Doesn’t hearing loss only affect old people?
Hearing loss can occur at any time, at any age. In fact, most people with hearing loss (65%) are younger than age 65!
Which professions are at most risk for hearing loss?
Some of the highest risk professions include factory workers, construction workers, heavy industry workers, firefighters, police officers, farmers, military personnel, musicians, and entertainment industry professionals.
What are examples of activities that may be dangerously loud?
These include live music concerts, video arcades, movie theaters, health clubs and aerobic studios, sporting events, motorboats, motorcycles, snowmobiles, and “boom” cars.
Aren’t there operations or medications I can take for hearing loss?
Only 5% of hearing loss in adults can be improved medically or surgically. The vast majority of people with hearing loss (95%) are treated with hearing aids.
Won’t wearing a hearing aid make me look old or handicapped?
A lot of people who know they have a hearing loss are too embarrassed or feel they’re showing weakness if they acknowledge the problem. While you are no doubt concerned about appearance, others will be much less aware of your hearing aid than you. Most hearing aids are very discreet (keep in mind that hairstyle can also play a role).
Ultimately, an untreated hearing loss—and actions like smiling or nodding when you don’t understand what’s being said—are far more obvious than a hearing aid. Most likely, once you have a hearing aid your quality of life will be so improved that cosmetics won’t be as much of an issue for you. In fact, some hearing aids today even come in bright colours, making hearing aids a fashion statement instead of something to hide!
Exactly how will a hearing aid improve my quality of life?
Receiving treatment for hearing loss can literally transform your life. Research on people with hearing loss and their significant others has shown that hearing aids play a significant factor in a person’s social, emotional, psychological and physical well-being.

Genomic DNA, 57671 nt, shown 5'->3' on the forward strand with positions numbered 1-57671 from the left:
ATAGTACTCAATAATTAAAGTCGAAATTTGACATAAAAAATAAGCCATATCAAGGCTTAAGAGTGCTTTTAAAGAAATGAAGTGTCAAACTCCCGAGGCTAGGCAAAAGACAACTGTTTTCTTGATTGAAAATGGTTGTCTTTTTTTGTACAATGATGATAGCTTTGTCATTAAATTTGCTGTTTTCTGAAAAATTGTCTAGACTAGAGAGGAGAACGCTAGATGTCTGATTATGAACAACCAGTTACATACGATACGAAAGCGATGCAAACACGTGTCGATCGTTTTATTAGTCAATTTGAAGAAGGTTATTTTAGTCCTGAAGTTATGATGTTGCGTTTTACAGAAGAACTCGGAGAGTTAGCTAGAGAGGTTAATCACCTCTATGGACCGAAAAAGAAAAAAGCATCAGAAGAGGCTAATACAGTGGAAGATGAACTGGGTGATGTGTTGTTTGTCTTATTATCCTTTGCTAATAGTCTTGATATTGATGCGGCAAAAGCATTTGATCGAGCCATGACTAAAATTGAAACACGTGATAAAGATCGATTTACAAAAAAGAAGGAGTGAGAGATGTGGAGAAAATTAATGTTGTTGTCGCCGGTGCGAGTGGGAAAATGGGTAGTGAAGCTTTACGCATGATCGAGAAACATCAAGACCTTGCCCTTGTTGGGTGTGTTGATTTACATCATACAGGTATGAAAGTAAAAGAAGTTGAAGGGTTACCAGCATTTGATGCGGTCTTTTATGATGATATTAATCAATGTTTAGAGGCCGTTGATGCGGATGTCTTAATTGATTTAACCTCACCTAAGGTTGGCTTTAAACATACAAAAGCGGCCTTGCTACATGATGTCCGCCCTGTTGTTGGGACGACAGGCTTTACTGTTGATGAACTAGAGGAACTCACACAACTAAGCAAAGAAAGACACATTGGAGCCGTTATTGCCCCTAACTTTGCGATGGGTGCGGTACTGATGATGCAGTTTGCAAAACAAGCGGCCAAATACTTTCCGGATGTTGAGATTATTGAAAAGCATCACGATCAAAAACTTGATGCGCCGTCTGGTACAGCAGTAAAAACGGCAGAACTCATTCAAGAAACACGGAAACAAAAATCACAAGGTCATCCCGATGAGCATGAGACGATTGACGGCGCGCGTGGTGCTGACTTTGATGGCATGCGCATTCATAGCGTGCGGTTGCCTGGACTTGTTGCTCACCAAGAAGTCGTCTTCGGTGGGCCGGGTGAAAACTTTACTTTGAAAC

More specifically, treatment of hearing loss has been shown to improve:
- Communication in relationships
- Intimacy and warmth in family relationships
- Ease in communication
- Earning power
- Sense of control over your life
- Social participation
- Perception of mental functioning
- Emotional stability
When you consider all the benefits of better hearing, you can see that hearing aids hold great potential to positively change your life.
How do hearing aids work?
At their most basic, hearing aids are microphones that convert sound into electrical signals. An amplifier increases the strength of the signal, then a receiver converts it back to sound and channels it into the ear canal through a small tube or earmould. A battery is necessary to power the hearing aid and to enable amplification. Most hearing aids today are sophisticated, state-of-the-art instruments that require computer programming to adjust to your specific lifestyle and listening environments.
Will a hearing aid actually restore my hearing?
While no hearing aid (except in cases of very mild hearing loss) can restore your hearing to normal, most hearing aids will allow you to hear soft sounds that you couldn’t hear before, and will prevent loud sounds from becoming uncomfortably loud for you. Your ability to understand speech will also be improved.
Will I be able to hear in noisy places?
While no hearing aid can filter out all background noise, most hearing devices can reduce some types of background noise so that you can enjoy conversation and improve communication in places like restaurants, business meetings and social gatherings.
What are the differences in the types and styles of hearing aids?
A lot of people who are new to hearing aids remember the eyeglass or “body” styles regularly used 40 or 50 years ago (which comprise only about 1% of all hearing aids marketed today). Hearing aids now come in a wide variety of sizes, from those that sit behind the ear to tiny, completely-in-the-canal models.